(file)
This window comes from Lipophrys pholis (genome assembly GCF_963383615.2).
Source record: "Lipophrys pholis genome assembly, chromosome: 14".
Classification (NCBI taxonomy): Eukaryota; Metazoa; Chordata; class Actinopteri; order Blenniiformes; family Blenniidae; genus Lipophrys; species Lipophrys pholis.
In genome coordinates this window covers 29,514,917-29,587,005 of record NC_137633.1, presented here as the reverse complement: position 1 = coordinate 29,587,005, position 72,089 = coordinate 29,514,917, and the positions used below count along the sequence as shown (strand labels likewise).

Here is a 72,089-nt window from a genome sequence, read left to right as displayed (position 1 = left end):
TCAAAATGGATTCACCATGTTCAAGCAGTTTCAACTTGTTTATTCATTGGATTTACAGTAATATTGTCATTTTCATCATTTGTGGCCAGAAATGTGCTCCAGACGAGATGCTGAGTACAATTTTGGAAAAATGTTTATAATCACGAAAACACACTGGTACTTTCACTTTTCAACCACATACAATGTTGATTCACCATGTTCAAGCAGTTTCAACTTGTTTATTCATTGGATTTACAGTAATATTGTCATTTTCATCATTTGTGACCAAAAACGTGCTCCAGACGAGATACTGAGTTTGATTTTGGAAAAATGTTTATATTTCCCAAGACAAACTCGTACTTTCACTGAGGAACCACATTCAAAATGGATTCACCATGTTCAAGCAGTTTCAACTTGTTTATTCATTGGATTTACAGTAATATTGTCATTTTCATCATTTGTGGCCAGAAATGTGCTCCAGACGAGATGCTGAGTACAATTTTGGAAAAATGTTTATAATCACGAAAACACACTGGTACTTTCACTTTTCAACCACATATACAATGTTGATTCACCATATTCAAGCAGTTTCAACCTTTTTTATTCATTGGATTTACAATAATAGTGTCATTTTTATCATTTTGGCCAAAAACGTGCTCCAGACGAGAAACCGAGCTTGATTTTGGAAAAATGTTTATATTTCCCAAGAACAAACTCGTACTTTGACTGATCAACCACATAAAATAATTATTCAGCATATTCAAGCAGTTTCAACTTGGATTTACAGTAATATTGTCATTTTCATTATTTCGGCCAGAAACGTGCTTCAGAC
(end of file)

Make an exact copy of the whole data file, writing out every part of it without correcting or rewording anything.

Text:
This window comes from Lipophrys pholis (genome assembly GCF_963383615.2).
Source record: "Lipophrys pholis genome assembly, chromosome: 14".
Classification (NCBI taxonomy): Eukaryota; Metazoa; Chordata; class Actinopteri; order Blenniiformes; family Blenniidae; genus Lipophrys; species Lipophrys pholis.
In genome coordinates this window covers 29,514,917-29,587,005 of record NC_137633.1, presented here as the reverse complement: position 1 = coordinate 29,587,005, position 72,089 = coordinate 29,514,917, and the positions used below count along the sequence as shown (strand labels likewise).

Here is a 72,089-nt window from a genome sequence, read left to right as displayed (position 1 = left end):
TCAAAATGGATTCACCATGTTCAAGCAGTTTCAACTTGTTTATTCATTGGATTTACAGTAATATTGTCATTTTCATCATTTGTGGCCAGAAATGTGCTCCAGACGAGATGCTGAGTACAATTTTGGAAAAATGTTTATAATCACGAAAACACACTGGTACTTTCACTTTTCAACCACATACAATGTTGATTCACCATGTTCAAGCAGTTTCAACTTGTTTATTCATTGGATTTACAGTAATATTGTCATTTTCATCATTTGTGACCAAAAACGTGCTCCAGACGAGATACTGAGTTTGATTTTGGAAAAATGTTTATATTTCCCAAGACAAACTCGTACTTTCACTGAGGAACCACATTCAAAATGGATTCACCATGTTCAAGCAGTTTCAACTTGTTTATTCATTGGATTTACAGTAATATTGTCATTTTCATCATTTGTGGCCAGAAATGTGCTCCAGACGAGATGCTGAGTACAATTTTGGAAAAATGTTTATAATCACGAAAACACACTGGTACTTTCACTTTTCAACCACATATACAATGTTGATTCACCATATTCAAGCAGTTTCAACCTTTTTTATTCATTGGATTTACAATAATAGTGTCATTTTTATCATTTTGGCCAAAAACGTGCTCCAGACGAGAAACCGAGCTTGATTTTGGAAAAATGTTTATATTTCCCAAGAACAAACTCGTACTTTGACTGATCAACCACATAAAATAATTATTCAGCATATTCAAGCAGTTTCAACTTGGATTTACAGTAATATTGTCATTTTCATTATTTCGGCCAGAAACGTGCTTCAGAC